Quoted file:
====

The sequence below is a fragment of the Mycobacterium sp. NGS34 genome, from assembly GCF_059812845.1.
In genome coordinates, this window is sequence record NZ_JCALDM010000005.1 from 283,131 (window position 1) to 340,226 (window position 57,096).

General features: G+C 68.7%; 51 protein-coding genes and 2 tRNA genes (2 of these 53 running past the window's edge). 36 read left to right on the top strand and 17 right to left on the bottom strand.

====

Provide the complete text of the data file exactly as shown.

The sequence below is a fragment of the Mycobacterium sp. NGS34 genome, from assembly GCF_059812845.1.
In genome coordinates, this window is sequence record NZ_JCALDM010000005.1 from 283,131 (window position 1) to 340,226 (window position 57,096).

General features: G+C 68.7%; 51 protein-coding genes and 2 tRNA genes (2 of these 53 running past the window's edge). 36 read left to right on the top strand and 17 right to left on the bottom strand.